No matter what style of music I was playing, I was always a Beatles fan. Because my current band is primarily European, they get to go home between dates on European tours. In May of 2012, I was hanging out at a hotel in Prague by myself because all the guys had left. I was thinking of how I could maybe start on this idea I’d had for many years of doing an album of my own renditions of Beatles songs. I thought of studios in the area or maybe going to Germany, and then it just came to me: what about Abbey Road? I wasn’t sure if it was even an operating studio or if it was just a tourist site. So I called up a musician friend of mine from London and I asked him if he could look into it. He got back to me and said, “That place is fully operational. All three rooms are still intact, and they have one day open.” I said, “Book it. This is going to be such a thrill.” I sent for my daughter, Oriana, and my musician buddy Hernan Romero, who I invited to act as co-producer. I wanted them to experience this special moment with me.
What does it feel like to walk in there with a guitar, sit down, they mic you up, and you realize, “I’m tracking at Abbey Road”?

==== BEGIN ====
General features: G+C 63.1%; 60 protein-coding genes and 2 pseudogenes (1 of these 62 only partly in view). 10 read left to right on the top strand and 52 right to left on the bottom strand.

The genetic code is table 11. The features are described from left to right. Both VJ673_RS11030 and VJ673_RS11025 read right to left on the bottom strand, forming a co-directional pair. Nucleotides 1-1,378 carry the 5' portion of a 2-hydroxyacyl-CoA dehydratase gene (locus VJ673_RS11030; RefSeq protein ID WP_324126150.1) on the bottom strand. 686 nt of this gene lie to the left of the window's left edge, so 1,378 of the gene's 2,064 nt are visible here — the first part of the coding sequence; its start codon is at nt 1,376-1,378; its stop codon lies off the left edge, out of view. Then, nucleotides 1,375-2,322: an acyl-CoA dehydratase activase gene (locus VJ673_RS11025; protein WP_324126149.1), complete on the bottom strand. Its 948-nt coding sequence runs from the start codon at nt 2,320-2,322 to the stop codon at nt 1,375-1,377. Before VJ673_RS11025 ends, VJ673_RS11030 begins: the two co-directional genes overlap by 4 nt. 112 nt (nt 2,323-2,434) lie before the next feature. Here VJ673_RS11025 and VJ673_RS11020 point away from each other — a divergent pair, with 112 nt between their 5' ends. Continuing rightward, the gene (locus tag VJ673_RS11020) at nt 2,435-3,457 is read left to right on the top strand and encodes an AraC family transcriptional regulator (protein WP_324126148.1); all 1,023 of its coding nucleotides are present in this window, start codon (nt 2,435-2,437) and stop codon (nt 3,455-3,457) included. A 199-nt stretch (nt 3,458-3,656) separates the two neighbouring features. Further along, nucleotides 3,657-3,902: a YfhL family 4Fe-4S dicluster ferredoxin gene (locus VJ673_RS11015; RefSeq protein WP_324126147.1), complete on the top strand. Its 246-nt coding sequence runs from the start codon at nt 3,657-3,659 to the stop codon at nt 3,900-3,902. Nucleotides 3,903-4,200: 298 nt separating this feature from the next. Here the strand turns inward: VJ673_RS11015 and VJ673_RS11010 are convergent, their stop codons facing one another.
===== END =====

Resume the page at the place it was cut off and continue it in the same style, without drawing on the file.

It’s like a five-year-old going to Disney World for the first time. It was just like that going to Abbey Road. It was all that and more. As we get older, the thrills that we had when we were kids subside. I still enjoy music, I still like good movies, but it’s not the same. When you’re young, everything makes a much bigger impression on you. Stepping into the house of the Beatles, where they created all these legendary records, you discover that there was a reason why those records sounded so good. You walk into one of those three rooms and you can tell immediately that the acoustics are beyond anything that you’ve ever experienced before. We used some of the same mics the Beatles used, and it was my intention to record to analog 8-track because it sounds way better than 24-track analog, and all of it sounds better than digital, for sure. So it was the combination of all those elements. There wasn’t a moment that went by that we weren’t thrilled to be there. One day turned into three days, and in those three days I got three pieces in the can: “If I Fell,” “Blackbird,” and “Because.” I was super happy with it, but my intention was to finish the record in my studio in New Jersey or at a studio in New York, mainly due to the huge expense of staying in London, not to mention the Abbey Road costs. So, I went home and attempted that very thing, and I could not come close to the quality. We raised the bar so high with the first three tracks that I just couldn’t bear to lower it any. We wound up not using anything that we did in my studio or in New York and I made up my mind to go back at a later date.